Interview with João Gomes Cravinho, Minister of National Defence of Portugal
ESD: How has the Covid-19 influenced the operations of the Portuguese military? Are there examples for increased CIMIC patterns?
Minister Cravinho: The Portuguese Armed Forces have been deployed in response to Covid-19 in a number of ways, providing crucial support to the civil authorities in terms of planning, making available military healthcare facilities and products (hospital and military pharmaceutical laboratory), as well as CBRN capabilities that have been used in disinfecting key facilities (such as care homes and schools). They have also been engaged in information campaigns of best practice in public institutions (visiting over 500 schools), making an important contribution to a safe return to a degree of normality. Existing protocols for civil–military cooperation have provided an adequate framework, and we are looking into ways to incorporate lessons learned into our procedures. Portugal had a pioneering role in promoting among Allied countries in the EU and NATO the systematic and regular sharing of lessons learned by the military as a way to anticipate problems and solutions in fighting Covid-19. The sharing of lessons learned from Covid-19, regarding civil–military cooperation, will be one of the priorities of the upcoming Portuguese EU Presidency, in the first semester of 2021.
ESD: How has the refugee migration from the Middle East and Africa affected the Portuguese military?
Minister Cravinho: The Portuguese Ministry of Defence and the Armed Forces have been strongly committed to a humane response to the challenges created by the flow of refugees from Africa and the Middle East, showing active solidarity with other Member States of the EU and NATO. Both the Portuguese Navy and the Air Force have been deployed in EU and NATO missions in the Mediterranean. This has also been the case of the Portuguese Maritime Police, a militarised force under the Ministry of Defence, that has been patrolling the waters around the island of Lesbos and has rescued around 7,000 refugees in the context of Frontex Operation Poseidon since 2014.
ESD: Are you satisfied with the capabilities of the Portuguese Armed Forces, and what needs improvement or modernisation?
Minister Cravinho: I believe no country is fully satisfied with its defence capabilities. I also believe that most in Europe would recognise that after the end of the Cold War we became somewhat complacent, and that investment in this and other areas was severely restricted after the 2011 financial crisis. But we have been reversing those trends. Since 2014 and the so-called Wales commitment, Portugal has increased its investment in defence capabilities by 29 per cent. And existing capabilities, existing modernisation and acquisition programmes, provide the required means, now and moving into the future, to implement Portugal’s vital strategic aims.
ESD: What international deployments are the Portuguese armed forces currently involved in? To what extent are you supporting your former overseas territories in the military arena?
Minister Cravinho: Portugal is currently involved in 14 missions with the UN, NATO, and the EU, in 11 countries, in Africa, Asia and South America. They include a rapid reaction force responsible for the security of Kabul airport in the context of ISAF, and a quick reaction force in MINUSCA in the Central African Republic. We have been able to maintain key operational missions and to sustain our commitment to international peace and security while preserving the healthcare of our troops in this especially demanding context.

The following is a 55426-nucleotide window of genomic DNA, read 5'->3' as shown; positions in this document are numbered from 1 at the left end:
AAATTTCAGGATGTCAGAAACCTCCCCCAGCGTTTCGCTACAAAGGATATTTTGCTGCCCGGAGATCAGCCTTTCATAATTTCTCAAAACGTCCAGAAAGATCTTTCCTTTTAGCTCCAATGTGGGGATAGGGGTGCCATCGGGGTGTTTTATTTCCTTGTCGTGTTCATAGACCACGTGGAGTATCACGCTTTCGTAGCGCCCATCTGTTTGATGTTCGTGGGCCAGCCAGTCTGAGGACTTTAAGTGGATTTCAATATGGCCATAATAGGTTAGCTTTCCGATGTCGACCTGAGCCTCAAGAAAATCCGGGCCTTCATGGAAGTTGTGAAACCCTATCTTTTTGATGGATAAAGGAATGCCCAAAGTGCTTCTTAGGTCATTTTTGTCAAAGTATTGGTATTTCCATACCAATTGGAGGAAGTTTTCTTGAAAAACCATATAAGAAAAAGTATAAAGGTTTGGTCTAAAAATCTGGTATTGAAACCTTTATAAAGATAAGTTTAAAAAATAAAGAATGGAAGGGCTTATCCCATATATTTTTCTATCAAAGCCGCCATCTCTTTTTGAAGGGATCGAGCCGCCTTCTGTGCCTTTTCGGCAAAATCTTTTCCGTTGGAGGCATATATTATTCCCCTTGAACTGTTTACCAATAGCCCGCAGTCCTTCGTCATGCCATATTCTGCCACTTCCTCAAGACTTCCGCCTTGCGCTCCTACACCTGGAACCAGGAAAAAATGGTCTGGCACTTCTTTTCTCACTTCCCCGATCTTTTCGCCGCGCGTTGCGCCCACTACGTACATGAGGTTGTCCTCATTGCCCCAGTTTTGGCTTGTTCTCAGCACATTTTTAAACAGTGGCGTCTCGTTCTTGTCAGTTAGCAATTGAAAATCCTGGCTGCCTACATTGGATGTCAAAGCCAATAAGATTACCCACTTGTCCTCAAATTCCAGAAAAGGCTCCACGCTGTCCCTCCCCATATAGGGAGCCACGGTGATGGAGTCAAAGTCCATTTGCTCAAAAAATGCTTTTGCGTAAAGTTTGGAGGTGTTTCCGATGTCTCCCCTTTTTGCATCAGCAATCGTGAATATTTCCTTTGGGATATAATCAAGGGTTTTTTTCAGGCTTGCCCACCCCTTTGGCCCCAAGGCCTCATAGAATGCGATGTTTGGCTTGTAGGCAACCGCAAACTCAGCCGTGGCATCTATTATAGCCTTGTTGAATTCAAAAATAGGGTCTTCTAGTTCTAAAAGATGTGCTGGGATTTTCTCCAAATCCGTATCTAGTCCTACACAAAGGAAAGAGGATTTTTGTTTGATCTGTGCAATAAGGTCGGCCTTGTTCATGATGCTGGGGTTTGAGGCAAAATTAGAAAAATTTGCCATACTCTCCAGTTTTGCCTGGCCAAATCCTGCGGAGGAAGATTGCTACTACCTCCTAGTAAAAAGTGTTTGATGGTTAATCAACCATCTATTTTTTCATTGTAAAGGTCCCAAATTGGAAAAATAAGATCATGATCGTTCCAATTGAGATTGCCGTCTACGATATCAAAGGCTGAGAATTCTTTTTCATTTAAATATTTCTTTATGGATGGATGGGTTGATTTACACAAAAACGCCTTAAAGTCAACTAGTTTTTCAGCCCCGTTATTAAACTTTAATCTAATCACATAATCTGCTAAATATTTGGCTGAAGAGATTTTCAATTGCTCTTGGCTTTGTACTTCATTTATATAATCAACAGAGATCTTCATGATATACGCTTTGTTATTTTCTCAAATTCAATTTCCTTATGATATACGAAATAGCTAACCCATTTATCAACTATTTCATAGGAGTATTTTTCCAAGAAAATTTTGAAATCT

Among NATO allies and EU member states there has been agreement regarding the need to continue to closely coordinate our decisions regarding these missions, making sure we keep our troops as safe as possible, but also that we do not abandon partner countries in a time of need. Portugal has a longstanding programme of military cooperation with other Portuguese speaking countries, in Africa, as well as in East Timor, with an annual budget of around €6M. The traditional focus is on education and training, in Portugal and in partner countries, with a significant presence of Portuguese instructors on the ground. But we have been widening and renewing the scope of these very important military cooperation programmes, to include, for instance, cybersecurity, military health or the sharing of lessons learned in fighting the Covid-19 pandemic. Another innovative example of this cooperation is the deployment, since January 2018, of a Portuguese patrol ship in São Tomé, in the Gulf of Guinea, jointly operated by the Portuguese Navy and the local Coast Guard, providing capacity building as well as operational capabilities in maritime security.
ESD: What effects did the establishment of Permanent Structured Cooperation (PESCO) have on Portugal’s defence policy? What developments are yet to be expected in this context?
Minister Cravinho: Portugal is deeply committed to European defence in general and to PESCO in particular. PESCO is a major positive development towards a more coordinated investment in defence across Europe, allowing us to address our needs in defence capabilities. We are full participants in 10 PESCO projects, we are observers in 14 other projects, and we will continue to evaluate future opportunities to participate in more projects. Portugal currently leads 2 PESCO projects: on anti-submarine warfare (MUSA); and the Cyber Academy and Innovation Hub. We believe a collective collaborative effort like PESCO is even more important in a context that is going to be marked, probably, by greater budgetary constraints, due to the economic crisis created by the impact of Covid-19. Portugal is also a strong supporter of the vital role that the EDA plays in promoting a coordinated response to vital strategic gaps and has argued for the need to ensure that the EDF will be adequately funded in the new EU budget.